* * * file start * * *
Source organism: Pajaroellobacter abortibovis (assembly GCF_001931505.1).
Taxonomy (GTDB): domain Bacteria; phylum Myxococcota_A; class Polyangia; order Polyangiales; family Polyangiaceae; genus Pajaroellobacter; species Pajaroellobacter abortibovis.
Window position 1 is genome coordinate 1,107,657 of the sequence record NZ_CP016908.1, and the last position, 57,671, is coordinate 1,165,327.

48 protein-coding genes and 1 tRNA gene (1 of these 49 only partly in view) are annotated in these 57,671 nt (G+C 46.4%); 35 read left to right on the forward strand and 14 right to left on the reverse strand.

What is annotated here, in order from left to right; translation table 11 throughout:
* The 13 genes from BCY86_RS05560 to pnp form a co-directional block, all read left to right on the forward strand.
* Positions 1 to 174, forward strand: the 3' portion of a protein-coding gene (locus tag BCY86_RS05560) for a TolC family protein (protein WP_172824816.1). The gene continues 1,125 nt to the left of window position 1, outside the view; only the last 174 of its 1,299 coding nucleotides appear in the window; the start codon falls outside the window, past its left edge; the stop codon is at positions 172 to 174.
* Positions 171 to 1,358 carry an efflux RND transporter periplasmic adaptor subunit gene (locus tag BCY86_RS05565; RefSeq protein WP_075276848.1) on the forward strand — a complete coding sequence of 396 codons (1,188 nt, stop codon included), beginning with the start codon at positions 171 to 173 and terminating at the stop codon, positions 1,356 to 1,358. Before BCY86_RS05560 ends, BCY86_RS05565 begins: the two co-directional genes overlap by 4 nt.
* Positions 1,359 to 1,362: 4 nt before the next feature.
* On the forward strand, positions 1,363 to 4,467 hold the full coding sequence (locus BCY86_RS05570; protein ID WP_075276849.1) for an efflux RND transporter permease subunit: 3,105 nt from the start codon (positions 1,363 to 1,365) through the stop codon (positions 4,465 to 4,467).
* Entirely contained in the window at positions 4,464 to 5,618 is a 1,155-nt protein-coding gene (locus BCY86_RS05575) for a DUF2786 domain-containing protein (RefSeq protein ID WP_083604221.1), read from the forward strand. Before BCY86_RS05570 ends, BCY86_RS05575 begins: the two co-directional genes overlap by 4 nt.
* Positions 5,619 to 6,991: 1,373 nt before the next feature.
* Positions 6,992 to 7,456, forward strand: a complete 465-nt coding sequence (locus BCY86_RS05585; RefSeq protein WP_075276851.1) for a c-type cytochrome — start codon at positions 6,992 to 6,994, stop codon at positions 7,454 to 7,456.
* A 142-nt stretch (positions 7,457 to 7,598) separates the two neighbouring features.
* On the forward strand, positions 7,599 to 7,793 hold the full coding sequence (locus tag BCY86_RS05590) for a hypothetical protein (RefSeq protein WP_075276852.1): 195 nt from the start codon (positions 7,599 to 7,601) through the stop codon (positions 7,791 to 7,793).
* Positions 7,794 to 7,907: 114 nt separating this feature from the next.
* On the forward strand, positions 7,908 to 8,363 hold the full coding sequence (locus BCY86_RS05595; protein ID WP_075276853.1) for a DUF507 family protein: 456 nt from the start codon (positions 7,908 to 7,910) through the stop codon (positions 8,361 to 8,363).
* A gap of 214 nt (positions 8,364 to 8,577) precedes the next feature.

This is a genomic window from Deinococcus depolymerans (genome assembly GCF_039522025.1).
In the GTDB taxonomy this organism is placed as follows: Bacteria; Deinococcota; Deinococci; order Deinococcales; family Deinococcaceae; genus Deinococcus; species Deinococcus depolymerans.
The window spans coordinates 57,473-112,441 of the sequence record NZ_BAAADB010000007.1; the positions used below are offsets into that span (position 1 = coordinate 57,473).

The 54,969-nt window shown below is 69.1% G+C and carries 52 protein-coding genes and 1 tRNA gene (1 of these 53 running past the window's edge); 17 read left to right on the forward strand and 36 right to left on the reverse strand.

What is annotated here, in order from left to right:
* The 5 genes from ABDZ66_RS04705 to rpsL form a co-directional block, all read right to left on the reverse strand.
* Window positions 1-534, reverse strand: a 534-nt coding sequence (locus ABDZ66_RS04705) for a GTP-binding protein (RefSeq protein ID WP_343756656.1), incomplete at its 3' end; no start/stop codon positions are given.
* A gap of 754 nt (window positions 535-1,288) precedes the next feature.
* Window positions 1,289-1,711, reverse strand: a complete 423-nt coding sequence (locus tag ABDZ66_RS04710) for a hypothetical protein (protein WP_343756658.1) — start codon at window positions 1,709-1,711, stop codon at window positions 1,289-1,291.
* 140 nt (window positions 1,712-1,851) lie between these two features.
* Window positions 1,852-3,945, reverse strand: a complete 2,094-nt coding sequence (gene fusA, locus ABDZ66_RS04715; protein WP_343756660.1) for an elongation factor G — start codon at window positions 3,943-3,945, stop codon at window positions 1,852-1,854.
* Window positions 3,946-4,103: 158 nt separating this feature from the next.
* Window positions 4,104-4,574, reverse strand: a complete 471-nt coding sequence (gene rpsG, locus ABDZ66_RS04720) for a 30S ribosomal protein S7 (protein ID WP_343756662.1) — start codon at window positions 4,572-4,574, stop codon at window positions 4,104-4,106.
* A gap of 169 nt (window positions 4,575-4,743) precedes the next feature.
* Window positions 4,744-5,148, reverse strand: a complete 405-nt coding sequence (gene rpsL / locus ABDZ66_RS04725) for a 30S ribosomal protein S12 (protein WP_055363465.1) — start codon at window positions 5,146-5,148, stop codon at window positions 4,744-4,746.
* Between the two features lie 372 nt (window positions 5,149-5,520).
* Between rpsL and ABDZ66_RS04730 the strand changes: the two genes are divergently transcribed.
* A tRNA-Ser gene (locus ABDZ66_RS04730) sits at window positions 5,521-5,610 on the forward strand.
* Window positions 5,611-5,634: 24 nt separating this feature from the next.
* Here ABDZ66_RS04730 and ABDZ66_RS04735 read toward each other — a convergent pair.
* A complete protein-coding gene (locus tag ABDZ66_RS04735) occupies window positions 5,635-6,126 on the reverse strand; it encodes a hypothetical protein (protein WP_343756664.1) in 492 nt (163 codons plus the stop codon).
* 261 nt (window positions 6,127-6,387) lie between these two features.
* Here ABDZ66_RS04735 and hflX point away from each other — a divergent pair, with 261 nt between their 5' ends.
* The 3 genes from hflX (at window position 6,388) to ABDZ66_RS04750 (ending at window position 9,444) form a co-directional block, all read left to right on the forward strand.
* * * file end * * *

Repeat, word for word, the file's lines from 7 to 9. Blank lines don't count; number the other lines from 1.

* Positions 1 to 174, forward strand: the 3' portion of a protein-coding gene (locus tag BCY86_RS05560) for a TolC family protein (protein WP_172824816.1). The gene continues 1,125 nt to the left of window position 1, outside the view; only the last 174 of its 1,299 coding nucleotides appear in the window; the start codon falls outside the window, past its left edge; the stop codon is at positions 172 to 174.
* Positions 171 to 1,358 carry an efflux RND transporter periplasmic adaptor subunit gene (locus tag BCY86_RS05565; RefSeq protein WP_075276848.1) on the forward strand — a complete coding sequence of 396 codons (1,188 nt, stop codon included), beginning with the start codon at positions 171 to 173 and terminating at the stop codon, positions 1,356 to 1,358. Before BCY86_RS05560 ends, BCY86_RS05565 begins: the two co-directional genes overlap by 4 nt.
* Positions 1,359 to 1,362: 4 nt before the next feature.